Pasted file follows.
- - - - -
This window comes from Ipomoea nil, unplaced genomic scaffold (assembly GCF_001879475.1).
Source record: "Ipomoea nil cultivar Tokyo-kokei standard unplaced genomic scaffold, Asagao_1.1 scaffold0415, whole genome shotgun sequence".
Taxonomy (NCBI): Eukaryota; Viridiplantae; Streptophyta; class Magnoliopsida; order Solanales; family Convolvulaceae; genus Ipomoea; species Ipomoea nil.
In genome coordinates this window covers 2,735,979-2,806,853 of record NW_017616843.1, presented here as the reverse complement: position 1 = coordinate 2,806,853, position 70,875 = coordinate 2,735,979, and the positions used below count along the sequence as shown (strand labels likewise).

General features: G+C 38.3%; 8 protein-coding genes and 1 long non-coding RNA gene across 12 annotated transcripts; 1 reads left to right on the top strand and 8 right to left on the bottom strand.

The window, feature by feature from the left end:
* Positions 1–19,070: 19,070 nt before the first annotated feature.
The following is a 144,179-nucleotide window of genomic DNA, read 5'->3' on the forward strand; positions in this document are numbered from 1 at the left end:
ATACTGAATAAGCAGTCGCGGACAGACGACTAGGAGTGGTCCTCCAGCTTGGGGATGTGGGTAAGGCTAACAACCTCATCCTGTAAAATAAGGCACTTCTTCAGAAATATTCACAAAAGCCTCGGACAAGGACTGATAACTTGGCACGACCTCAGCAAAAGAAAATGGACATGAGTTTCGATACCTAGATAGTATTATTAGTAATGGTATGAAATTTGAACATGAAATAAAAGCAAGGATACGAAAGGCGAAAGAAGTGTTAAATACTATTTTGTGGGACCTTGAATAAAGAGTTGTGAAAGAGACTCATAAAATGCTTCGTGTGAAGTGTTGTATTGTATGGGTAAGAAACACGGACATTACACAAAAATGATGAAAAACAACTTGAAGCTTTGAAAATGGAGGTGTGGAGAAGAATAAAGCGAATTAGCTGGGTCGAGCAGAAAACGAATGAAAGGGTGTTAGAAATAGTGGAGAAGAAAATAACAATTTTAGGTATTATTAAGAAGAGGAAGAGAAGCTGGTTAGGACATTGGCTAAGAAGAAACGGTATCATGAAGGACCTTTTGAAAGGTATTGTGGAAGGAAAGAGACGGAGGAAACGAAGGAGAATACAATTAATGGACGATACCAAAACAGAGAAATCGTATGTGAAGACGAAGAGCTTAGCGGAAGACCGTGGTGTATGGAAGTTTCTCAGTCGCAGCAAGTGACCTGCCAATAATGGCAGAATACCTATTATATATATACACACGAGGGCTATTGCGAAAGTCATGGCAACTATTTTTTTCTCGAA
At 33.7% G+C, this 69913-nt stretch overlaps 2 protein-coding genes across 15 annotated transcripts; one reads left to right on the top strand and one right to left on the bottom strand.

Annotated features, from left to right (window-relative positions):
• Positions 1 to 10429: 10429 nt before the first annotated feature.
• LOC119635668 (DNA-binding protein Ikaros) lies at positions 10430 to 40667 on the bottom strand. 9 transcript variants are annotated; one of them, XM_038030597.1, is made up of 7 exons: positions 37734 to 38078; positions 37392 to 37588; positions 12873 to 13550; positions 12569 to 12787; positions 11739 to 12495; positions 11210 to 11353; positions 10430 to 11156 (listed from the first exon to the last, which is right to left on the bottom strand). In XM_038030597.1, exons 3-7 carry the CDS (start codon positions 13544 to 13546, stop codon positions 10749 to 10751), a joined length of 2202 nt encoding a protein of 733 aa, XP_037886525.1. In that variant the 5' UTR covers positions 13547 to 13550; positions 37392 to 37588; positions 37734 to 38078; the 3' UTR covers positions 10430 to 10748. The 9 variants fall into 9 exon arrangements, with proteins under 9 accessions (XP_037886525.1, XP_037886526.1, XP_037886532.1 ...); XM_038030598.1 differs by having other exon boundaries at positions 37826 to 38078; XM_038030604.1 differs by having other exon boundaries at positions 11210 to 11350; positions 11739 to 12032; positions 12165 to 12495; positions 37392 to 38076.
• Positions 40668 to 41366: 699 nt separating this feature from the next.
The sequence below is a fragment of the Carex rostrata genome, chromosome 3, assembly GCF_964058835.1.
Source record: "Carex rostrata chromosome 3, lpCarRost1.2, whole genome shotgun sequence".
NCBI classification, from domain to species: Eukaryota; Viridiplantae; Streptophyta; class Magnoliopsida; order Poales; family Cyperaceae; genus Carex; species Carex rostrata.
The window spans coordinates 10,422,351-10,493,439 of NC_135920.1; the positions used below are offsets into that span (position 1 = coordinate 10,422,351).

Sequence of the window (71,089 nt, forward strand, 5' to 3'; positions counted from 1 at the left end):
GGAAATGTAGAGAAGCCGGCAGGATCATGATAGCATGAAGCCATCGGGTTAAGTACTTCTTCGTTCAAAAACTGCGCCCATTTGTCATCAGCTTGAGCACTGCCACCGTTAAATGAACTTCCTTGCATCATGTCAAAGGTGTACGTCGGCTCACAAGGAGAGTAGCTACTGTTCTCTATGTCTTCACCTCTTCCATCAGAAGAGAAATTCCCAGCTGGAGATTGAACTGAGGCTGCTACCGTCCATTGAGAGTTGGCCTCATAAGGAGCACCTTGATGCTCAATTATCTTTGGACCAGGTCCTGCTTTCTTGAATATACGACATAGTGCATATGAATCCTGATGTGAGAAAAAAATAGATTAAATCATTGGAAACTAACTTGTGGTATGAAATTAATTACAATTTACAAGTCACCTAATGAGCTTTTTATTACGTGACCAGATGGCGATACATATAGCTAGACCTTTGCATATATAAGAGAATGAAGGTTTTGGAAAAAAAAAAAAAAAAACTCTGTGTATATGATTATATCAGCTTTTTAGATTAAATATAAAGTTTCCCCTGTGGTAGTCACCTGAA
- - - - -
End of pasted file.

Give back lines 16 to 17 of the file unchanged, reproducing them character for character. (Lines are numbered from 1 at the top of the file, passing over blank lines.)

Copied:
Source record: "Carex rostrata chromosome 3, lpCarRost1.2, whole genome shotgun sequence".
NCBI classification, from domain to species: Eukaryota; Viridiplantae; Streptophyta; class Magnoliopsida; order Poales; family Cyperaceae; genus Carex; species Carex rostrata.